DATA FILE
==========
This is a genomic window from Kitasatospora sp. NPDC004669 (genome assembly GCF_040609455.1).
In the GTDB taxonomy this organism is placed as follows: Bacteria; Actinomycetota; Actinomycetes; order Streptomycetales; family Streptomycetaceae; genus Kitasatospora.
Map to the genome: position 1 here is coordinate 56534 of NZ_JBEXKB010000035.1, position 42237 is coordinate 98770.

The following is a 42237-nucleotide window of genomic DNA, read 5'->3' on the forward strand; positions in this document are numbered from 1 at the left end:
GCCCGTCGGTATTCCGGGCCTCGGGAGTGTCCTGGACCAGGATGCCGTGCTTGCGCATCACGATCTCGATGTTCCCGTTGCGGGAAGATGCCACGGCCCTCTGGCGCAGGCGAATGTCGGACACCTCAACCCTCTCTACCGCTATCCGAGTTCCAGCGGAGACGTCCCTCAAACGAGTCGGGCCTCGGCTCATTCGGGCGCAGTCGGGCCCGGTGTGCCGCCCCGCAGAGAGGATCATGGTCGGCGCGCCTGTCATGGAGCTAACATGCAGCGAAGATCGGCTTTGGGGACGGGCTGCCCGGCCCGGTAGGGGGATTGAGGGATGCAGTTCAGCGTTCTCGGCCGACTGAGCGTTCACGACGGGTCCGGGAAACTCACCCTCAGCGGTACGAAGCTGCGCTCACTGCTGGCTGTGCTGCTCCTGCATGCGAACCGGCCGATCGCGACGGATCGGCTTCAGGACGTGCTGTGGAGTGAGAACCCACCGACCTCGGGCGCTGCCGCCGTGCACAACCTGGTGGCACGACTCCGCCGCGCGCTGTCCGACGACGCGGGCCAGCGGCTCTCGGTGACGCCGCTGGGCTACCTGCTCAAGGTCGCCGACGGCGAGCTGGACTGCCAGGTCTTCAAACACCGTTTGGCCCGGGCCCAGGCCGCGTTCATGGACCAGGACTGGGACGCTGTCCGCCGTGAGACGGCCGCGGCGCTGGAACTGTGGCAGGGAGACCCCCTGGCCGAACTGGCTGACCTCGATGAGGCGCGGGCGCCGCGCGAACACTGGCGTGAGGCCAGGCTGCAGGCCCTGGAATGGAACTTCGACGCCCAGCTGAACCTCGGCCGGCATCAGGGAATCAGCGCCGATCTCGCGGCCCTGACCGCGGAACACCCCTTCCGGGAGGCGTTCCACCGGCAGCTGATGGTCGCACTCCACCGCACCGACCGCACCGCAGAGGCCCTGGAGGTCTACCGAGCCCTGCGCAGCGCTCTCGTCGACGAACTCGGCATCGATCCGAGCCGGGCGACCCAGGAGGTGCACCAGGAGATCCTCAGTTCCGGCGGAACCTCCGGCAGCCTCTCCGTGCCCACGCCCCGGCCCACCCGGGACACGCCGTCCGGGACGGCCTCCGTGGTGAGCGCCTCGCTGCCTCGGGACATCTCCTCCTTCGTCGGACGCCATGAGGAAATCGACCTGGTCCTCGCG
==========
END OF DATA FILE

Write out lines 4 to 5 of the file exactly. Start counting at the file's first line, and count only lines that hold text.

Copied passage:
The following is a 42237-nucleotide window of genomic DNA, read 5'->3' on the forward strand; positions in this document are numbered from 1 at the left end:
GCCCGTCGGTATTCCGGGCCTCGGGAGTGTCCTGGACCAGGATGCCGTGCTTGCGCATCACGATCTCGATGTTCCCGTTGCGGGAAGATGCCACGGCCCTCTGGCGCAGGCGAATGTCGGACACCTCAACCCTCTCTACCGCTATCCGAGTTCCAGCGGAGACGTCCCTCAAACGAGTCGGGCCTCGGCTCATTCGGGCGCAGTCGGGCCCGGTGTGCCGCCCCGCAGAGAGGATCATGGTCGGCGCGCCTGTCATGGAGCTAACATGCAGCGAAGATCGGCTTTGGGGACGGGCTGCCCGGCCCGGTAGGGGGATTGAGGGATGCAGTTCAGCGTTCTCGGCCGACTGAGCGTTCACGACGGGTCCGGGAAACTCACCCTCAGCGGTACGAAGCTGCGCTCACTGCTGGCTGTGCTGCTCCTGCATGCGAACCGGCCGATCGCGACGGATCGGCTTCAGGACGTGCTGTGGAGTGAGAACCCACCGACCTCGGGCGCTGCCGCCGTGCACAACCTGGTGGCACGACTCCGCCGCGCGCTGTCCGACGACGCGGGCCAGCGGCTCTCGGTGACGCCGCTGGGCTACCTGCTCAAGGTCGCCGACGGCGAGCTGGACTGCCAGGTCTTCAAACACCGTTTGGCCCGGGCCCAGGCCGCGTTCATGGACCAGGACTGGGACGCTGTCCGCCGTGAGACGGCCGCGGCGCTGGAACTGTGGCAGGGAGACCCCCTGGCCGAACTGGCTGACCTCGATGAGGCGCGGGCGCCGCGCGAACACTGGCGTGAGGCCAGGCTGCAGGCCCTGGAATGGAACTTCGACGCCCAGCTGAACCTCGGCCGGCATCAGGGAATCAGCGCCGATCTCGCGGCCCTGACCGCGGAACACCCCTTCCGGGAGGCGTTCCACCGGCAGCTGATGGTCGCACTCCACCGCACCGACCGCACCGCAGAGGCCCTGGAGGTCTACCGAGCCCTGCGCAGCGCTCTCGTCGACGAACTCGGCATCGATCCGAGCCGGGCGACCCAGGAGGTGCACCAGGAGATCCTCAGTTCCGGCGGAACCTCCGGCAGCCTCTCCGTGCCCACGCCCCGGCCCACCCGGGACACGCCGTCCGGGACGGCCTCCGTGGTGAGCGCCTCGCTGCCTCGGGACATCTCCTCCTTCGTCGGACGCCATGAGGAAATCGACCTGGTCCTCGCG